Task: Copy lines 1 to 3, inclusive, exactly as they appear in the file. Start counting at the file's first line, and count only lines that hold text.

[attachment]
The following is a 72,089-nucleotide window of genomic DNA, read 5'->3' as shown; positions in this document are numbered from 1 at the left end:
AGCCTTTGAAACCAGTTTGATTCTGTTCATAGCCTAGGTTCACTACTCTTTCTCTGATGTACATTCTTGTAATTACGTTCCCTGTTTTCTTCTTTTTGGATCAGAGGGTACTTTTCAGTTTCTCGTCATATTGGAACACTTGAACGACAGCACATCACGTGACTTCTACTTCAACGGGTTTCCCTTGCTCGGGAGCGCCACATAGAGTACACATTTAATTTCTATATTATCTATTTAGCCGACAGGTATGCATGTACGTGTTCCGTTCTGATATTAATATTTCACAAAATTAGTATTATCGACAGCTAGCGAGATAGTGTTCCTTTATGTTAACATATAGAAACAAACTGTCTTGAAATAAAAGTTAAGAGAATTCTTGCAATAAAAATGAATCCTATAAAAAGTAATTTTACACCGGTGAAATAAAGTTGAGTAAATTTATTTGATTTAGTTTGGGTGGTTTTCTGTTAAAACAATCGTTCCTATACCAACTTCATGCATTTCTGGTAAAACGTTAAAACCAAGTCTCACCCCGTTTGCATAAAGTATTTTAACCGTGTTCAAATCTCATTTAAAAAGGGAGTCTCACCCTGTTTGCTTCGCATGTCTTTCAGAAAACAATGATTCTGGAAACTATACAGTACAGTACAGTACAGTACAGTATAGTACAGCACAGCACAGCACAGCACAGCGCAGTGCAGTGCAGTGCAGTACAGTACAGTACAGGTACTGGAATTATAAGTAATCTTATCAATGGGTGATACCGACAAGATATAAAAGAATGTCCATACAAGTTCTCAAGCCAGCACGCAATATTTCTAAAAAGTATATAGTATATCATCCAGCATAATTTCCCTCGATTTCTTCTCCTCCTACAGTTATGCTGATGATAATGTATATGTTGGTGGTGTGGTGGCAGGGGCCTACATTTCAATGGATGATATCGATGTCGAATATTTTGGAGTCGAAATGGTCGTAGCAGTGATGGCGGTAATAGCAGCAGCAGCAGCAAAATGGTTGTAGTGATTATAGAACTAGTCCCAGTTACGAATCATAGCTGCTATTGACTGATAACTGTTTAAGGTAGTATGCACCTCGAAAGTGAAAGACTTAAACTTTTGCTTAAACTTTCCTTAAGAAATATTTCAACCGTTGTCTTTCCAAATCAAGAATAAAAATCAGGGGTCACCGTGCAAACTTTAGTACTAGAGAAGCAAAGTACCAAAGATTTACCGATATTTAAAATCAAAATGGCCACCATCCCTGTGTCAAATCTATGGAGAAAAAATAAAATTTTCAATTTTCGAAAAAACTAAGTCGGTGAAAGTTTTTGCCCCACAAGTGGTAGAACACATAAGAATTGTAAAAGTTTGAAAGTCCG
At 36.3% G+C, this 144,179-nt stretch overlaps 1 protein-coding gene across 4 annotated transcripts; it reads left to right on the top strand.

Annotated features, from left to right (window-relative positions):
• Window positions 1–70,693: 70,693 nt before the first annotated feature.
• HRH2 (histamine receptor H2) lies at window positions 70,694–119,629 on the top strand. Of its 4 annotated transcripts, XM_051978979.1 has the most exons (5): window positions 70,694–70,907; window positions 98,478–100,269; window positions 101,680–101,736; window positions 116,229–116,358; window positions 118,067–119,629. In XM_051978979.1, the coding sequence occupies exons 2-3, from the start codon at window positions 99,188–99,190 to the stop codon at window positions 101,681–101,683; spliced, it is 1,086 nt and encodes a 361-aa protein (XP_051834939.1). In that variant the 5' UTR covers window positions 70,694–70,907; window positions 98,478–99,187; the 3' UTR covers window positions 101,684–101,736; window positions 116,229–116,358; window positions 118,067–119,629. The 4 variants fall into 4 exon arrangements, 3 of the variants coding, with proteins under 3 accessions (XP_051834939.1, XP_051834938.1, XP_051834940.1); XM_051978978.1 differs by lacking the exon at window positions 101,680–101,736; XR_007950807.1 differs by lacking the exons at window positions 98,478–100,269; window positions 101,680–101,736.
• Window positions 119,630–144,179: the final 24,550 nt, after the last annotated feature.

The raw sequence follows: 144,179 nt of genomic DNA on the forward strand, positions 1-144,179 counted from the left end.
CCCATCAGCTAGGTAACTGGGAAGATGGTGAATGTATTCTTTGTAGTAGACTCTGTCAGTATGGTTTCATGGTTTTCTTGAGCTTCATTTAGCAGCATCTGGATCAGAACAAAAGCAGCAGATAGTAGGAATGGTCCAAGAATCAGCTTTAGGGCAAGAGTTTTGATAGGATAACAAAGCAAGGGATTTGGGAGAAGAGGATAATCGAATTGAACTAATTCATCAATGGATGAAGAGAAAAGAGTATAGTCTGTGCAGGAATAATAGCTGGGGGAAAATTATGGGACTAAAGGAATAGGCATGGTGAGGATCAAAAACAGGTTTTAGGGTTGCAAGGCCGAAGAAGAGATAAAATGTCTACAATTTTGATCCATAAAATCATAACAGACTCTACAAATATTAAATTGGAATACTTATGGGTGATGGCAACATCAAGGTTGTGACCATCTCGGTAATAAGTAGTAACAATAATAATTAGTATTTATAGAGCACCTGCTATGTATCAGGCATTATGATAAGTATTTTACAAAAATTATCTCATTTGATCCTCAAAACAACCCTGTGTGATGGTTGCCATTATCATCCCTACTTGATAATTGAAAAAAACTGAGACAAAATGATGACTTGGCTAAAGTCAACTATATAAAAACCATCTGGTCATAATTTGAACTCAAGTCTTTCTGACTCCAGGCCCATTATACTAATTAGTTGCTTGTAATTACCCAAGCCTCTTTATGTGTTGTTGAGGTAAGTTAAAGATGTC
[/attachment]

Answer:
The following is a 72,089-nucleotide window of genomic DNA, read 5'->3' as shown; positions in this document are numbered from 1 at the left end:
AGCCTTTGAAACCAGTTTGATTCTGTTCATAGCCTAGGTTCACTACTCTTTCTCTGATGTACATTCTTGTAATTACGTTCCCTGTTTTCTTCTTTTTGGATCAGAGGGTACTTTTCAGTTTCTCGTCATATTGGAACACTTGAACGACAGCACATCACGTGACTTCTACTTCAACGGGTTTCCCTTGCTCGGGAGCGCCACATAGAGTACACATTTAATTTCTATATTATCTATTTAGCCGACAGGTATGCATGTACGTGTTCCGTTCTGATATTAATATTTCACAAAATTAGTATTATCGACAGCTAGCGAGATAGTGTTCCTTTATGTTAACATATAGAAACAAACTGTCTTGAAATAAAAGTTAAGAGAATTCTTGCAATAAAAATGAATCCTATAAAAAGTAATTTTACACCGGTGAAATAAAGTTGAGTAAATTTATTTGATTTAGTTTGGGTGGTTTTCTGTTAAAACAATCGTTCCTATACCAACTTCATGCATTTCTGGTAAAACGTTAAAACCAAGTCTCACCCCGTTTGCATAAAGTATTTTAACCGTGTTCAAATCTCATTTAAAAAGGGAGTCTCACCCTGTTTGCTTCGCATGTCTTTCAGAAAACAATGATTCTGGAAACTATACAGTACAGTACAGTACAGTACAGTATAGTACAGCACAGCACAGCACAGCACAGCGCAGTGCAGTGCAGTGCAGTACAGTACAGTACAGGTACTGGAATTATAAGTAATCTTATCAATGGGTGATACCGACAAGATATAAAAGAATGTCCATACAAGTTCTCAAGCCAGCACGCAATATTTCTAAAAAGTATATAGTATATCATCCAGCATAATTTCCCTCGATTTCTTCTCCTCCTACAGTTATGCTGATGATAATGTATATGTTGGTGGTGTGGTGGCAGGGGCCTACATTTCAATGGATGATATCGATGTCGAATATTTTGGAGTCGAAATGGTCGTAGCAGTGATGGCGGTAATAGCAGCAGCAGCAGCAAAATGGTTGTAGTGATTATAGAACTAGTCCCAGTTACGAATCATAGCTGCTATTGACTGATAACTGTTTAAGGTAGTATGCACCTCGAAAGTGAAAGACTTAAACTTTTGCTTAAACTTTCCTTAAGAAATATTTCAACCGTTGTCTTTCCAAATCAAGAATAAAAATCAGGGGTCACCGTGCAAACTTTAGTACTAGAGAAGCAAAGTACCAAAGATTTACCGATATTTAAAATCAAAATGGCCACCATCCCTGTGTCAAATCTATGGAGAAAAAATAAAATTTTCAATTTTCGAAAAAACTAAGTCGGTGAAAGTTTTTGCCCCACAAGTGGTAGAACACATAAGAATTGTAAAAGTTTGAAAGTCCG
At 36.3% G+C, this 144,179-nt stretch overlaps 1 protein-coding gene across 4 annotated transcripts; it reads left to right on the top strand.